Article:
Bystanders beware of the malware

By Jonathon Geddes

It seems like every day that we’re alerted to a new cyber attack across the globe, crippling businesses, embarrassing governments, and leaving customers and the wider community short-changed.

And, despite the increasing need for improved protections and more effective processes to counter cyber crime – along with a burgeoning industry offering cyber security solutions – Australian organisations have never been more vulnerable.

To say that we live in an ‘information age’ is understating our insatiable need for web access at work and at home – and it’s driving an ever-increasing demand for data. Indeed, reports claim 90 per cent of internet data has been created since 2016. Each day across the world:

  • 269 billion emails and 22 billion texts are sent;
  • 3 billion Facebook messages are posted and 5.75 billion posts are liked;
  • more than 4 million hours of content is uploaded to Youtube;
  • 656 million new Tweets are published; and
  • 67 million Instagram posts are uploaded.

When you consider that most modern-day homes boast an impressive ‘digital ecosystem’ including smart TVs, air conditioners, fridges, headphones, baby monitors, laptops and mobile devices, you appreciate why the number of these products is expected to rise from 10 billion in 2015 to 34 billion by 2020, including 24 billion Internet of Things (IoT) devices. It also explains why our data footprint is forecast to grow tenfold by 2015, from 2016 levels, with 81 per cent of Australians accessing the internet daily and 56 per cent more than five times a day.

All of this highlights our increased vulnerability to cyber crime.

The Australian Cyber Security Centre’s 2017 threat report revealed that 7,238 cyber security incidents hit Australian businesses in the last financial year, a rise of 15 per cent, while 734 were attacks on “private sector systems of national interest and critical infrastructure providers”.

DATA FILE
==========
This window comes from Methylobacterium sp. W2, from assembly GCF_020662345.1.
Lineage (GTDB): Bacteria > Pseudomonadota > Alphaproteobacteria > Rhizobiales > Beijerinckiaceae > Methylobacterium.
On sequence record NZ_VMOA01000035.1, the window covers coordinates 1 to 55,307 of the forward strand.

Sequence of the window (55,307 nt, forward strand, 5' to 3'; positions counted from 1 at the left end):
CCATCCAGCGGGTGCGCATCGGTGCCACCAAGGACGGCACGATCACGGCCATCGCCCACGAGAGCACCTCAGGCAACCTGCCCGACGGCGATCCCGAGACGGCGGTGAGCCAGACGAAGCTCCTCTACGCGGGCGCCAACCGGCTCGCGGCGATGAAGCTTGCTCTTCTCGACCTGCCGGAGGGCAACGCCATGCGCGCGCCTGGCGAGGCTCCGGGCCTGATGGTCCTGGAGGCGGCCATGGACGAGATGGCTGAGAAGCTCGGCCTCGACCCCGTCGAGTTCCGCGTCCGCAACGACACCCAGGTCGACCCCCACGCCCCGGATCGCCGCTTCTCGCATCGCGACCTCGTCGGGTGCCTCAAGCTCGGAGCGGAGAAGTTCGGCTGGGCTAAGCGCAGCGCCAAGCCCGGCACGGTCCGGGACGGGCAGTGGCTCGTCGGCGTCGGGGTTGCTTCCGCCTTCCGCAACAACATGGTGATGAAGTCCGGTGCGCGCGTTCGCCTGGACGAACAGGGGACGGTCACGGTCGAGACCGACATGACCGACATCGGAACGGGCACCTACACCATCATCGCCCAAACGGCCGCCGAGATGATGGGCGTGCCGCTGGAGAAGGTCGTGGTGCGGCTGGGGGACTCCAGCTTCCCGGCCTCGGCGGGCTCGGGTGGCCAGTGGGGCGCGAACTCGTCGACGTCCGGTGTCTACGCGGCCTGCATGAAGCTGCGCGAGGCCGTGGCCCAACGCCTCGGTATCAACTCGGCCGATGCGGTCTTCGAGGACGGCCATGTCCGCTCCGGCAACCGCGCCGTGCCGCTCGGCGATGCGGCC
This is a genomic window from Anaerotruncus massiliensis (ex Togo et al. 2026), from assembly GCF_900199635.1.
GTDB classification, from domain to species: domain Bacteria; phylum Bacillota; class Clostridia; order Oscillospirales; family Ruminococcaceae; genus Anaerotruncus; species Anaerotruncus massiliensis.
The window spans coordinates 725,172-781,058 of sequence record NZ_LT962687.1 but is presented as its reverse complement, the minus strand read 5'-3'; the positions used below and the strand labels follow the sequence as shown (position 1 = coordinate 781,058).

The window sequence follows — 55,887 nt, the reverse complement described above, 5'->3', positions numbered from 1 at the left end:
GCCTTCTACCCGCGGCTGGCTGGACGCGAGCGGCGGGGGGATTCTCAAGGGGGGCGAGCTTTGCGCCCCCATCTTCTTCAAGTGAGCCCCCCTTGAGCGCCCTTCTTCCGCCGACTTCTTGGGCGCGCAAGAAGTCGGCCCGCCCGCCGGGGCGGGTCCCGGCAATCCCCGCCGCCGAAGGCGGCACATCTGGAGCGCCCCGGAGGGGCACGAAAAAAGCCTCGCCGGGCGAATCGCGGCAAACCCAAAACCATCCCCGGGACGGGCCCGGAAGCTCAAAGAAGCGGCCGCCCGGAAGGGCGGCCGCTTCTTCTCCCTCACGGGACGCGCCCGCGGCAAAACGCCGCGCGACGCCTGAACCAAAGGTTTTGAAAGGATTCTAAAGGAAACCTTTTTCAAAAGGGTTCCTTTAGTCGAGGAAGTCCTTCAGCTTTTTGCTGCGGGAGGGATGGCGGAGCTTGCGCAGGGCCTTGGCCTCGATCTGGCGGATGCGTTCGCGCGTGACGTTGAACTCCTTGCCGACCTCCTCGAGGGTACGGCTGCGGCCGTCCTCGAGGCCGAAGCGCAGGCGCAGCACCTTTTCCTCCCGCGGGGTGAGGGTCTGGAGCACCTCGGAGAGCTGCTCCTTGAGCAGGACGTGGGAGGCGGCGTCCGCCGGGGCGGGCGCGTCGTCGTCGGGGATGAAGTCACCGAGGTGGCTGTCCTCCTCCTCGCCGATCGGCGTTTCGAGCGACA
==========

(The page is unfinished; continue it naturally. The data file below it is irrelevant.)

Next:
Once seemingly confined to government agencies, today’s cyber terrorists don’t discriminate, attacking businesses of all sizes and individuals’ homes, as seen with the WanaCry ransomware attack that has locked more than 300,000 computers across 150 countries since May, confronting users with a $300 payment to restore their files.

Luke Dembosky, a former US Justice Department official who oversaw some of America’s biggest cyber security cases, spoke at a Melbourne Press Club cyber security event recently on how company brands are being destroyed and leaders held liable for failing to manage cyber crimes – a matter once forgiven by the public as an unavoidable risk of doing business online.

The days of the IT department being solely responsible for cyber security are gone.  Organisations and their leaders who who fail or choose to delay the disclosure of a cyber attack are, rightly, subject to intense criticism and, sometimes,  to market and regulatory scrutiny (Yahoo had a two-year disclosure delay). Investors, regulators, employees and customers are demanding greater transparency of cyber breaches and accountability for managing cyber risks, as demonstrated with pending class actions against Yahoo and credit-reporting agency, Equifax, after hackers plundered the personally identifiable information of 143 million Americans – about 40 per cent of the US population.

These are staggering numbers and, with that in mind, it’s right to ask what actions can businesses take to manage the operational and reputation impacts in the face of more frequent, more sophisticated and more severe cyber incidents?

As Dembosky reiterated to the Melbourne media community, digital systems are at the heart of every business and, therefore, cyber security has to be a top priority for the C-suite and boards. And, this is logical considering today’s agile and flexible workplace principles and arrangements, where work is what you do, not where you are. It begs the question: How many home and mobile working networks are sufficiently robust to ensure guard against cyber attack?

A recent study revealed that 19 per cent of the world’s top 2,500 companies now have a designated executive to lead their digital agenda, up from six per cent in 2015. Australia is leading the way in the Asia-Pacific through chief digital officers (or equivalent) being appointed in 40 per cent of companies. But, alongside an effective organisational structure to meet cyber security objectives, IT policies and risk-management systems, companies must also evolve their crisis management plans. That calls for simulated exercises based on various breaches and response mechanisms to ensure there are clear processes and roles to deal with cyber breaches. Investors demand it; the public expects it.

As web usage among consumers and business internet reliance increases exponentially in the coming years, so too will the sophistication levels when it comes to new forms of cyber attack.

And, while it’s incumbent on business leaders to protect the bottom line and governments to alleviate potential sovereign risk, it’s also critical that they put cyber security at the top of the agenda when it comes to their issue and crisis management planning.

Standing by just doesn’t cut it any more.